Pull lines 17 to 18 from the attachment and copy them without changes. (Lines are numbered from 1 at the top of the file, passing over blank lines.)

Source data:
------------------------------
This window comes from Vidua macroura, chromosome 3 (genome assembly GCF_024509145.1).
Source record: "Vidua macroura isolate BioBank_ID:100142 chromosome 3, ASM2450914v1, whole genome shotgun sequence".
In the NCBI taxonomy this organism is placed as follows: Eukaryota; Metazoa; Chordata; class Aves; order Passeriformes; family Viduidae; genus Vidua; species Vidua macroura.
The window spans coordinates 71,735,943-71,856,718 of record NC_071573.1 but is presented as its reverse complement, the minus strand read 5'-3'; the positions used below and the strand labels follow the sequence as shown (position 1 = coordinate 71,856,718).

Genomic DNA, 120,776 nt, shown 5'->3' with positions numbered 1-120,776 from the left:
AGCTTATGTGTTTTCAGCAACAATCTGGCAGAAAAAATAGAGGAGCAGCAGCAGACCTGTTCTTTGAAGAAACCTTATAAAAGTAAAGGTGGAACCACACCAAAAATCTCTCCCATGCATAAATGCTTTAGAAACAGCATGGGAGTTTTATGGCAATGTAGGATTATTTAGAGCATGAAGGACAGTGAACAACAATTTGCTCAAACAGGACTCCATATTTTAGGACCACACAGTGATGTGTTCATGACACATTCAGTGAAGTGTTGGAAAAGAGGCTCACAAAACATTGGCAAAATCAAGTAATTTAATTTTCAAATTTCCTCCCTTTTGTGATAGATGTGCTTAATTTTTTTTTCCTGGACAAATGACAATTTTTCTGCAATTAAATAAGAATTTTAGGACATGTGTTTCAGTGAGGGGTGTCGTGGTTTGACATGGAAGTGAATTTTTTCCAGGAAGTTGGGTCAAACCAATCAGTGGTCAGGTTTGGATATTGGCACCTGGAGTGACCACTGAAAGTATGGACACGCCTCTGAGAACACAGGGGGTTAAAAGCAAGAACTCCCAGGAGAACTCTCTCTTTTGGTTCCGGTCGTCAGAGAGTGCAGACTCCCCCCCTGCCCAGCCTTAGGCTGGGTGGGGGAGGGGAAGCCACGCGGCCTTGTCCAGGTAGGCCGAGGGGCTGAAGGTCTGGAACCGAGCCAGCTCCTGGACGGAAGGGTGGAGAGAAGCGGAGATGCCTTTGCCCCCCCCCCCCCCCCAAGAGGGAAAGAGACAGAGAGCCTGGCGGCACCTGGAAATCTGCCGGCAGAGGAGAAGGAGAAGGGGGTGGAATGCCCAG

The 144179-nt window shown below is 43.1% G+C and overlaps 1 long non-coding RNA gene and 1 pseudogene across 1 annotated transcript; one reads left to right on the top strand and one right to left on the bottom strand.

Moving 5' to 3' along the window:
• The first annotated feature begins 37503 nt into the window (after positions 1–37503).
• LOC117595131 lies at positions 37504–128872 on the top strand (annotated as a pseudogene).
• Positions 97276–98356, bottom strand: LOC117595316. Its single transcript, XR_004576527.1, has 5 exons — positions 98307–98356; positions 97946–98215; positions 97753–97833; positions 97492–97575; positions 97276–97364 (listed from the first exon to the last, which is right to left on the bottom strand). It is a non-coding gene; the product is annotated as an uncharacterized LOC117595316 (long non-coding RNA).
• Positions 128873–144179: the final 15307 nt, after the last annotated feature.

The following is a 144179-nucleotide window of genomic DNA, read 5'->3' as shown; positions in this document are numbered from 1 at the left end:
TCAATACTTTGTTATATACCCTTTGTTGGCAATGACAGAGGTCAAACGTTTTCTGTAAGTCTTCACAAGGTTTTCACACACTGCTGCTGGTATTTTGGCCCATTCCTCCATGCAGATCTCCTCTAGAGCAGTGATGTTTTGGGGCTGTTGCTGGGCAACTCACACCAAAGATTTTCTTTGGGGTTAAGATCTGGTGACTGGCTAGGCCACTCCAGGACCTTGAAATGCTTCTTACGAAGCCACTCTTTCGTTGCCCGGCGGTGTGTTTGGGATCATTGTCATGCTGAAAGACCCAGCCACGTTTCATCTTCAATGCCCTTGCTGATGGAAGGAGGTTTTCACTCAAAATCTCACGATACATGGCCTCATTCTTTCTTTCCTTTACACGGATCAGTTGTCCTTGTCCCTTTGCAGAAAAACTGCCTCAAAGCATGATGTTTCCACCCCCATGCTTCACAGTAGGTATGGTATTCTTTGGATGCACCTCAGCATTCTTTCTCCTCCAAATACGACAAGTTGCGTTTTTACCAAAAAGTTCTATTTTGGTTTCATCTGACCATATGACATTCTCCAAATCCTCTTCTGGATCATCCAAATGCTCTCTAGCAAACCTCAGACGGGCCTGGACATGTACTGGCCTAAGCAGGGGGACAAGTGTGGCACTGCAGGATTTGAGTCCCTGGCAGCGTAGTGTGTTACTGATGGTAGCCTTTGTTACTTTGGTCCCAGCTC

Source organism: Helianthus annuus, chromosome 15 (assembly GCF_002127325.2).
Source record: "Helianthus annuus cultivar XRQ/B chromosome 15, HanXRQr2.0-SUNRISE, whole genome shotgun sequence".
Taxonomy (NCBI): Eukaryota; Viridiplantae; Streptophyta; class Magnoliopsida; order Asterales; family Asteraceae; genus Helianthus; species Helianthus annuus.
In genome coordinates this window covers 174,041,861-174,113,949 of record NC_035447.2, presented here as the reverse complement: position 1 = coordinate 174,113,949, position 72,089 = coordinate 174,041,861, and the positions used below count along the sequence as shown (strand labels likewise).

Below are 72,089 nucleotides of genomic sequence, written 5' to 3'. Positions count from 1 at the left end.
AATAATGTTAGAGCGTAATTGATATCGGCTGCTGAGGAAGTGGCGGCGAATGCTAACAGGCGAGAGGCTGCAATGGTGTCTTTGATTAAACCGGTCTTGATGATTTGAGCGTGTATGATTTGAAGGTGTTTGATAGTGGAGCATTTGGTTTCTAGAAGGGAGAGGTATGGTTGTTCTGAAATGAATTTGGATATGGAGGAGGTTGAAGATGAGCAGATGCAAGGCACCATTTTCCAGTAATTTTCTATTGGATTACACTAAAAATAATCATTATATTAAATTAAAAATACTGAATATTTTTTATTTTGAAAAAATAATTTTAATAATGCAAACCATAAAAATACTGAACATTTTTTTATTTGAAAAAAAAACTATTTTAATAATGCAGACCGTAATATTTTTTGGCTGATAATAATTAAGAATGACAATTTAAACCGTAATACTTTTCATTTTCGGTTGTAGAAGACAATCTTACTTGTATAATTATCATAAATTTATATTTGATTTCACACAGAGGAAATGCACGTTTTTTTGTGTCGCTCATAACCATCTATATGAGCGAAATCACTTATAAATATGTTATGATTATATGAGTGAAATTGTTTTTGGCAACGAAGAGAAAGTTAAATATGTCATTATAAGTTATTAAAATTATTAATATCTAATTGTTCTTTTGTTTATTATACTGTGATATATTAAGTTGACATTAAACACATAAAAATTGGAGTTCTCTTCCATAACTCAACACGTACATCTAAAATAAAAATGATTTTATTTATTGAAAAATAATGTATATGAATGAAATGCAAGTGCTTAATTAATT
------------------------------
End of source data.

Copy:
Taxonomy (NCBI): Eukaryota; Viridiplantae; Streptophyta; class Magnoliopsida; order Asterales; family Asteraceae; genus Helianthus; species Helianthus annuus.
In genome coordinates this window covers 174,041,861-174,113,949 of record NC_035447.2, presented here as the reverse complement: position 1 = coordinate 174,113,949, position 72,089 = coordinate 174,041,861, and the positions used below count along the sequence as shown (strand labels likewise).